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Murder By Static – Danceland Dead

Murder By Static - Danceland Dead

CD, Deadsix Communications, 2008

Having already written a review for an earlier Murder by Static album, I can throw this album on the (generic and over-rated) Cartesian plane to get a general trajectory of the music. “Danceland Dead” is definitely higher on the Y-axis – meaning the music is improving exponentially. With the two prior releases, I felt like I was listening to either somewhat mild IDM or not-yet exciting breakcore. This might have been largely to do with having an unbalanced mix, or having very thin bass sounds. These problems seem to have been corrected on this album, making for a great listening experience provided that you have a sub-woofer (kind of sounds crappy over a pair of earphones). If you enjoy the dominating bass of many of the more popular breakcore artists such as Venetian Snares, you’ll probably enjoy this release.
There’s a lot on this album that reminds me of late-90s jungle. Tracks such as “Hedule Grind” and “Dionemesis,” stand out for their great use of a hardcore kick thrown in with some breaks. While listening to “Hedule Grind,” I did get kind of annoyed with its cliché use of the generic rap samples. If you don’t know what I’m talking about, almost every breakloop sample-CD you buy/download contains these annoying vocal samples (like an overproduced sound of some twit saying “Bass!”). For a long time, it seemed like it was impossible to encounter a jungle track without those samples. This is unfortunate, because if it wasn’t for that sample “Hedule Grind” would probably be the best sounding track on the album.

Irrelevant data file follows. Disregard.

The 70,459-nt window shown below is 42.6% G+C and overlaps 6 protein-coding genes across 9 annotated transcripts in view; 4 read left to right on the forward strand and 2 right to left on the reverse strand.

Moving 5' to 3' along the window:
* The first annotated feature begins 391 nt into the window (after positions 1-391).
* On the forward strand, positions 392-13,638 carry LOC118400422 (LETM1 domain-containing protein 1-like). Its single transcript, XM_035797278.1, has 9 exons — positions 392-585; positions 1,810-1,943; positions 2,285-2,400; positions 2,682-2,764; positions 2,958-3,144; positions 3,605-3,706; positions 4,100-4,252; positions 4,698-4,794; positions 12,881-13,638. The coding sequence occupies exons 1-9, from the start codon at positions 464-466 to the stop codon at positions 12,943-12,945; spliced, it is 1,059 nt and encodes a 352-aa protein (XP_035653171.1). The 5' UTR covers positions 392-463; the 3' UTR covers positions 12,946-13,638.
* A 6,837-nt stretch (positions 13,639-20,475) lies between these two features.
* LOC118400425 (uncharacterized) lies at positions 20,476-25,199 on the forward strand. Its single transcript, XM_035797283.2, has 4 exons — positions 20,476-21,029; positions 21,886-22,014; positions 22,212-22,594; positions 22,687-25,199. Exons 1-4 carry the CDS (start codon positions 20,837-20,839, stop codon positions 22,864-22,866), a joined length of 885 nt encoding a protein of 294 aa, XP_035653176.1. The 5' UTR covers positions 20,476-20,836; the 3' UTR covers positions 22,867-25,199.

This actually leads to my main complaint about “Danceland Dead”, and many jungle albums I’ve heard: the use of generic pitch-bent hip-hop samples is getting annoying as hell. There’s a plethora of vocal samples out there, that could give any instrumental track much more character and an iconic quality (face it, how many shitty tracks have you forced yourself into liking simply because of an amusing or indexical sample?). Well if this album were to do that, I think it’d be much more fun to listen to.
The contrast in the album is visible on practically every-track with a mix of ambient-pad sounds, a large arsenal of percussion samples (yes! I think heard cowbells and several gongs), and the ever present fast-paced hard-pounding 4/4 kick. However, this is also one of the main holes in the album, like most music that implores the hardcore kick, there’s simply no room for a bassline. So if you are one of those folks who desperately clings to basslines, you probably won’t like “Danceland Dead”.
However, this album distills the love you may (or may not) have for late-90s jungle, and filters it through a more updated feel. While you may have a hard time remembering the individual tracks (possibly do to un-comprehensive titles), it’s a great album to listen to as a whole and highly recommended for dicing vegetables or angering your neighbours while drinking your morning coffee. The potentiality of this artist is growing – though not quite at the rate of a stock bubble – and I’m excited to hear the next release.


— Lemmy S.

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